Balfour Beatty CLG posts its first profit
Balfour Beatty CLG, the joint venture that holds a €500m contract to install and maintain gas infrastructure across the country, posted a €1.2m pre-tax profit last year - its first profit since securing the nine-year contract in 2011.
The venture, backed by engineering giant Balfour Beatty and Dublin-based engineering firm CLG, had been listed for strike-off by the Companies Registration Office last month for having failed to file returns for two years.
Accounts just filed by the joint venture for 2015, show that revenue at the company rose last year to €67.4m from €57m a year earlier. It had made a pre-tax loss of €350,000 in 2014.
Despite being halfway through its contract with Gas Networks Ireland, Balfour Beatty CLG continues to note in its accounts that it regards the "initial years" as the "mobilisation phase".
It said that after making a profit in 2015, it also expects to be in the black in future years.
However, Balfour Beatty CLG's auditor, Deloitte, noted that at the end of 2015, the company's liabilities exceeded its assets by €3.8m.
Deloitte was obliged to note that such a shortfall resulted in a "material uncertainty which may cast significant doubt about the company's ability to continue as a going concern".
"The directors [of Balfour Beatty CLG] have projected positive cash flow will be generated for at least 12 months from the date of approval of the financial statements based on management forecasts of trading performance," Deloitte added. As such, said Deloitte, it was appropriate to prepare the accounts on an on-going concern basis. The company employed almost 280 people at the end of last year.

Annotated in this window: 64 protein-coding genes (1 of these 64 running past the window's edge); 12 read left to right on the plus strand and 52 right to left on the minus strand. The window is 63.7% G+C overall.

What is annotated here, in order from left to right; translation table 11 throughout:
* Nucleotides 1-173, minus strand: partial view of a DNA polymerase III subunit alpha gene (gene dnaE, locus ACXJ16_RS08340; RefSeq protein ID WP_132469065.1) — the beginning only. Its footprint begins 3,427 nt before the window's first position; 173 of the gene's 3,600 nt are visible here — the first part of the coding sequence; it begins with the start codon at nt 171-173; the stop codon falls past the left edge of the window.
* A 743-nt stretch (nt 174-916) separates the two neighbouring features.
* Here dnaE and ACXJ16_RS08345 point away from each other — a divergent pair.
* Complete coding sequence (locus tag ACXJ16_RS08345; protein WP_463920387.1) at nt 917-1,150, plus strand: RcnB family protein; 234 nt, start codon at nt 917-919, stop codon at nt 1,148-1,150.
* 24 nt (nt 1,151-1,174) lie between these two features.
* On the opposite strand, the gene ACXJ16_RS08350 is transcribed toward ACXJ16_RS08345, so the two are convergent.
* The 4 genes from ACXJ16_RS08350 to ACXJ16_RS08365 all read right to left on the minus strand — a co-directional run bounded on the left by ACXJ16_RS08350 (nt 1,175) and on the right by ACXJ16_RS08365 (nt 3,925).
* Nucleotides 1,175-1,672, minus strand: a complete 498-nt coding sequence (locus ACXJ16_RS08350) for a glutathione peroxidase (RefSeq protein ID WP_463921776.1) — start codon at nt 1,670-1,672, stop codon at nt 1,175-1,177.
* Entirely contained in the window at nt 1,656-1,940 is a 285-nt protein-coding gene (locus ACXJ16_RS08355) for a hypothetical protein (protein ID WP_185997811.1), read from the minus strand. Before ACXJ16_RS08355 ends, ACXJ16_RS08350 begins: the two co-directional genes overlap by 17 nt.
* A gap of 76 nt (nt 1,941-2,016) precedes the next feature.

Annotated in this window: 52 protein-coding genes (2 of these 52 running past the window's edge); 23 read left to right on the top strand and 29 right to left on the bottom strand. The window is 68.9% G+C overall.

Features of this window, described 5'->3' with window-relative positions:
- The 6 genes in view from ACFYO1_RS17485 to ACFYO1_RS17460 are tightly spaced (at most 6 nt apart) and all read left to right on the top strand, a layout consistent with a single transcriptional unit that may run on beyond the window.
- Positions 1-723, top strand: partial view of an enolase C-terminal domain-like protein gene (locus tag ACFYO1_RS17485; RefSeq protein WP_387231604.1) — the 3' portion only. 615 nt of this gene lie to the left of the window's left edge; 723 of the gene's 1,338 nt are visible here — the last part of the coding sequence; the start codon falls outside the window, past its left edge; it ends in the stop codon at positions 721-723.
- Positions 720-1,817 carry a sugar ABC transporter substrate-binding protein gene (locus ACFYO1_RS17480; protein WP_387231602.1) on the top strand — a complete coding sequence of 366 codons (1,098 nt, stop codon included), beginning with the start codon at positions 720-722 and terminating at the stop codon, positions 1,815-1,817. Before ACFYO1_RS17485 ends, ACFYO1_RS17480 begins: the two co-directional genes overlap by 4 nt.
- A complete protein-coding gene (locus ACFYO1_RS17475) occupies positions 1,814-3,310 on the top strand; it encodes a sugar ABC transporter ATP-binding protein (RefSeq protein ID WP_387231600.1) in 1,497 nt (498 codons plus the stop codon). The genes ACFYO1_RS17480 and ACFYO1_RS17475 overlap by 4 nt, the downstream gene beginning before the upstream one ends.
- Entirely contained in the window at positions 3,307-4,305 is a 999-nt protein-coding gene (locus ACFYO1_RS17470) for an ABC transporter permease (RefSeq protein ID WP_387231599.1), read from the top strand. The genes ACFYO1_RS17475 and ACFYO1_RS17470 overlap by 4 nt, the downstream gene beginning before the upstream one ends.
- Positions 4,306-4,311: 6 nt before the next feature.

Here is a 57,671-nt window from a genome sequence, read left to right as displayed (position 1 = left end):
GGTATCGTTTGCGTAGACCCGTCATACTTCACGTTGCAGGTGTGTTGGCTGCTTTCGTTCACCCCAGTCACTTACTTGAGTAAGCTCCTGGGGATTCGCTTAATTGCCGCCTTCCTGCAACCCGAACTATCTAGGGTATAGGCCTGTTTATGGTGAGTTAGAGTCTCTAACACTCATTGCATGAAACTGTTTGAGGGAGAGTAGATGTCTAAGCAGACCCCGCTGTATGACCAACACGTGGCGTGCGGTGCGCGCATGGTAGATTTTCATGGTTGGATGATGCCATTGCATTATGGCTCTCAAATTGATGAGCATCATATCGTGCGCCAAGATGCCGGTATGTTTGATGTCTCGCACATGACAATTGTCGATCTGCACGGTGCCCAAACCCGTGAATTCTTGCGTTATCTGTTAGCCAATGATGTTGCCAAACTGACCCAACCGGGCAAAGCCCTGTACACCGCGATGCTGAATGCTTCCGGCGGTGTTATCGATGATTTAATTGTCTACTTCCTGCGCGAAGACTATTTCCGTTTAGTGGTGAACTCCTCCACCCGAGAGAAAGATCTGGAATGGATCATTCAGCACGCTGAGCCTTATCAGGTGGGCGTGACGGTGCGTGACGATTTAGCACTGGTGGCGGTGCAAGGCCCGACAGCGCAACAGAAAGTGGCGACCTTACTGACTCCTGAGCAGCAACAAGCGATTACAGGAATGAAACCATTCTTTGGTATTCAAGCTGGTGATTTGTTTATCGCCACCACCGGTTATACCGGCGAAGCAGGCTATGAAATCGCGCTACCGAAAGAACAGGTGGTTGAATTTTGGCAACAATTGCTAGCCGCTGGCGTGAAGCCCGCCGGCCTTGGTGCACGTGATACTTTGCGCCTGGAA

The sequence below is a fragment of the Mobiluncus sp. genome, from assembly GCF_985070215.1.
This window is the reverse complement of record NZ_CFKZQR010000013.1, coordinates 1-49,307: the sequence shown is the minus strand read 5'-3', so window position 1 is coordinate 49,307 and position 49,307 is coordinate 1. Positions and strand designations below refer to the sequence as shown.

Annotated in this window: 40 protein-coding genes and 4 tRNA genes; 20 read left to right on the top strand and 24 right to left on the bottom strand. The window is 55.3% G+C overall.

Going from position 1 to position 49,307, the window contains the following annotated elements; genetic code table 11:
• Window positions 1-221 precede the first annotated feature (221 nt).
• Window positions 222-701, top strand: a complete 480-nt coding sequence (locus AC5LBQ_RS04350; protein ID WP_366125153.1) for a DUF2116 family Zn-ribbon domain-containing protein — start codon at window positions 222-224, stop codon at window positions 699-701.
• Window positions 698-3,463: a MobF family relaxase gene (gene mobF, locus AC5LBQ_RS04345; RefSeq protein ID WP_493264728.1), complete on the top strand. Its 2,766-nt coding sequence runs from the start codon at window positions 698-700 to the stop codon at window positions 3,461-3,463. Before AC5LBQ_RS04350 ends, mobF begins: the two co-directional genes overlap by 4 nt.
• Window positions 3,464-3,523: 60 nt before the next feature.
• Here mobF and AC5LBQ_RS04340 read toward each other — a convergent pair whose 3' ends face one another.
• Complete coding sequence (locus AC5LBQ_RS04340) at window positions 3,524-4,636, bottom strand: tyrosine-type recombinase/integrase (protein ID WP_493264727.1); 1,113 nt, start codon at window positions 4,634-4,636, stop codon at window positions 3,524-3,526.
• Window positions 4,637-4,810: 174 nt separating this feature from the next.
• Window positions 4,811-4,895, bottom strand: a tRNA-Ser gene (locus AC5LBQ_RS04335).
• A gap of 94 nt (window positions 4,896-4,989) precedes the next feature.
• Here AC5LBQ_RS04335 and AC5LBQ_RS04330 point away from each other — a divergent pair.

Last month, Balfour Beatty CLG had sought to assure suppliers that it would not be struck off.
A company that is involuntarily struck off can see all its assets transferred to the State and has to apply to the High Court to be reinstated.
Balfour Beatty CLG declined to say why there had been such a long delay in filing its accounts, but had blamed it on an administration issue.
Gas Networks Ireland had also declined to comment directly on Balfour Beatty CLG's position, noting only that it had "robust procurement procedures" in place for the awarding an operation of all contracts.
Balfour Beatty CLG is no longer listed for strike-off at the Companies Registration Office, having filed all its late returns.
The contract includes the installation of new pipes, maintenance of the existing gas network, and emergency response services.
State-owned Gas Networks Ireland is a subsidiary of Ervia.
It retains responsibility for the country's gas infrastructure following the sale of Bord Gáis by the government in 2014 to Centrica for €1.1bn.
Gas Networks Ireland connects over 670,000 homes and businesses to the gas supply.